ArchivesFest 2021: EMTRAC, Reitz Home Museum, and Evansville African American Museum

*Post written by Mona Meyer, Archives and Special Collections Metadata Librarian, and James Wethington, senior library assistant at the University Archives and Special Collections.

Welcome back for another exciting week of #ArchivesFest2021! We are excited to present the EMTRAC, Reitz Home Museum, and the Evansville African American Museum.

Logo of the Evansville Museum of Arts, History, and Science, n.d.

Hours: Thursday-Saturday: 11:00 AM to 5:00 PM; Sunday: 12:00 to 5:00 PM

411 SE Riverside Drive, Evansville, IN 47713

Evansville has had a museum since 1906, with today’s location dating to the 1950s.  This appearance dates to a major update and remodel circa 2014. The Evansville Museum of Arts, History & Science houses a permanent collection of more than 30,000 objects, including fine and decorative art, as well as historic, anthropological, and natural history artifacts. Over twenty temporary, regional and international exhibitions are displayed each year in four galleries.  The Koch Immersive Theater houses a 40-foot diameter domed screen with 360-degree digital projection featuring astronomy and science programming.  Evansville Museum Transportation Center (EMTRAC) featuring transportation artifacts from the late 19th through the mid-20th centuries. On exhibit is a three-car train. The museum is home to a model train diorama of Evansville.

For more information on the Evansville Museum of Arts, History, and Science, please visit and follow their social media accounts at:

Hours: Tuesday-Saturday, 11:00 AM to 2:30 PM

112 Chestnut Street, Evansville, IN 47713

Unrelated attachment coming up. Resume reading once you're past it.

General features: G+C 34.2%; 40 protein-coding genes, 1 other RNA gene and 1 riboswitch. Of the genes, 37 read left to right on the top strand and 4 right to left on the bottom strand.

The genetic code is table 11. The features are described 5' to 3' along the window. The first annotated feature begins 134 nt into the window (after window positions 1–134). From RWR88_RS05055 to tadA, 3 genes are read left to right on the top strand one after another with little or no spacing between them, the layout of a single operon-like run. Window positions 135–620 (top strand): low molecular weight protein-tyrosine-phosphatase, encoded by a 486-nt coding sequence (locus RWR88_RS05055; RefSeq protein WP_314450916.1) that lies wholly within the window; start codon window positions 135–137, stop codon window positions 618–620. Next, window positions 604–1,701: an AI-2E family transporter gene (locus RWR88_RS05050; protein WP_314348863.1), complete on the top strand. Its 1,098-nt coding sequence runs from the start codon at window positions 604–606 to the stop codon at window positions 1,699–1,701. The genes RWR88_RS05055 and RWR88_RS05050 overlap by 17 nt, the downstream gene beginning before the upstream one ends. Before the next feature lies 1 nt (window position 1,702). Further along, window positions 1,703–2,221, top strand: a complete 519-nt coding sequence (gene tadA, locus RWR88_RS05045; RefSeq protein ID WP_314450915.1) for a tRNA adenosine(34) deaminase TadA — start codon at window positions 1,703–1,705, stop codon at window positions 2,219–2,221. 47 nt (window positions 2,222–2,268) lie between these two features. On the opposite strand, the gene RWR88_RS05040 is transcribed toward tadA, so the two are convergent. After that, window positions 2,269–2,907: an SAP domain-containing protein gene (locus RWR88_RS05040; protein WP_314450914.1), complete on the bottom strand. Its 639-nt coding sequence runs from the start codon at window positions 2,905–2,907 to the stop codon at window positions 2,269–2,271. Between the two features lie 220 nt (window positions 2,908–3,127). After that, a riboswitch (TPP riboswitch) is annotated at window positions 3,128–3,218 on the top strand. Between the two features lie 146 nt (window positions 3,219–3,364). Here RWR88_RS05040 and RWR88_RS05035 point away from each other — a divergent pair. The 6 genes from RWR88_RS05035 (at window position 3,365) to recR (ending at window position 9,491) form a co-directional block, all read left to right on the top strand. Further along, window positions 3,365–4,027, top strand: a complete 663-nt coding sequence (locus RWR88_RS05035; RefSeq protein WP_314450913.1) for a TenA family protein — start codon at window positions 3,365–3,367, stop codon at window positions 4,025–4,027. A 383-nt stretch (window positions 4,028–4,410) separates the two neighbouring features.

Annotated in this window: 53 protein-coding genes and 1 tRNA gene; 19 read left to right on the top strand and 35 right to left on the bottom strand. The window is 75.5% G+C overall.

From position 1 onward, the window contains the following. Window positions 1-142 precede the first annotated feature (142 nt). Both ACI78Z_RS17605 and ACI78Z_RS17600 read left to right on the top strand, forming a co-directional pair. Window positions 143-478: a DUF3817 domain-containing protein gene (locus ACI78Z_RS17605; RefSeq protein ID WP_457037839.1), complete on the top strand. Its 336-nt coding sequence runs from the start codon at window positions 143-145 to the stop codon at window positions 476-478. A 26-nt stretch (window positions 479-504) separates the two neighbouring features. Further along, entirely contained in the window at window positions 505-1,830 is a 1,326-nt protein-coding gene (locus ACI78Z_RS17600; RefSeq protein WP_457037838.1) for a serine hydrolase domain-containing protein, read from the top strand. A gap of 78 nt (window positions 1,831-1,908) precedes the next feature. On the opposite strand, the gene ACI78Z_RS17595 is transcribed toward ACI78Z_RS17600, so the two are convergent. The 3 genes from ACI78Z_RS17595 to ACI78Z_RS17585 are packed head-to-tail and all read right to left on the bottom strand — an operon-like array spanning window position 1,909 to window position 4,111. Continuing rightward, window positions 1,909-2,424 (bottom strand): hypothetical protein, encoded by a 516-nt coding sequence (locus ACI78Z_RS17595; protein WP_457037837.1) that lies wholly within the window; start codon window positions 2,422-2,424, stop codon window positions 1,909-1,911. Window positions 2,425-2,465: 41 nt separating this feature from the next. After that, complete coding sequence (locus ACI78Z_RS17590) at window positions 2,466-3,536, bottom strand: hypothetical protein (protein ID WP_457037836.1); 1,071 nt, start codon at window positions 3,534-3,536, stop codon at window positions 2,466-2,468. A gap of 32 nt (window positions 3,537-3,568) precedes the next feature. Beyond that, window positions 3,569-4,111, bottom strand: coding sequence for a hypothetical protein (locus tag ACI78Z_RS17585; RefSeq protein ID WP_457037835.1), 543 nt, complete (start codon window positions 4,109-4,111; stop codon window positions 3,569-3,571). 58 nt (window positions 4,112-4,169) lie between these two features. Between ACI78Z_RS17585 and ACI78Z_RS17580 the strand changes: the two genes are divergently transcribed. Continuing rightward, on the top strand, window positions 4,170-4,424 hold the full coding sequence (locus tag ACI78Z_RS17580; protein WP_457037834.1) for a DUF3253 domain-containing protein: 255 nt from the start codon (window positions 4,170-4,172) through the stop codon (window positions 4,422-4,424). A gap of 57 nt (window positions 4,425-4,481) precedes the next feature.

This 1871 home was built by John Augustus Reitz who was born in Prussia, moved to the United States in the 1830s, and made his fortune in lumber. “Today, the Reitz Home is noted as one of the country’s finest examples of Second Empire architecture. Authentic period furniture, much of it original, is arranged as if the family is about to return. Silk damask-covered walls soar to decorative hand-painted ceilings and delicately molded plaster friezes. French gilt chandeliers shine down on one of the home’s most beautiful features: the intricately patterned hand-laid wood parquet floors. The home has tile and marble fireplaces, walnut wainscoting in Moorish design, and glowing stained glass window panels.” It has been open as a museum since 1974.

For more information on the Reitz Home Museum, please visit and follow their social media accounts:

Evansville African American Museum

Hours: Tuesday-Friday, 10:00 AM to5:00 PM; Saturday 12:00 AM to 5:00 PM

579 South Garvin Street, Evansville, IN, 47713

“The mission of the Evansville African American Museum is to continually develop a resource and cultural center to collect, preserve, and educate the public on the history and traditions of African American families, organizations, and communities. Located in Evansville, Indiana as the last remaining building of Lincoln Gardens, the second Federal Housing Project created under the administration of Franklin D. Roosevelt’s New Deal in 1938, our building serves as a permanent artifact in itself.”

For more information on the Evansville African American Museum, please visit and follow their social media accounts:

This entry was posted in Evansville, Indiana, Indiana history, Local history. Bookmark the permalink.

Leave a Reply

Fill in your details below or click an icon to log in: Logo

You are commenting using your account. Log Out /  Change )

Facebook photo

You are commenting using your Facebook account. Log Out /  Change )

Connecting to %s

This site uses Akismet to reduce spam. Learn how your comment data is processed.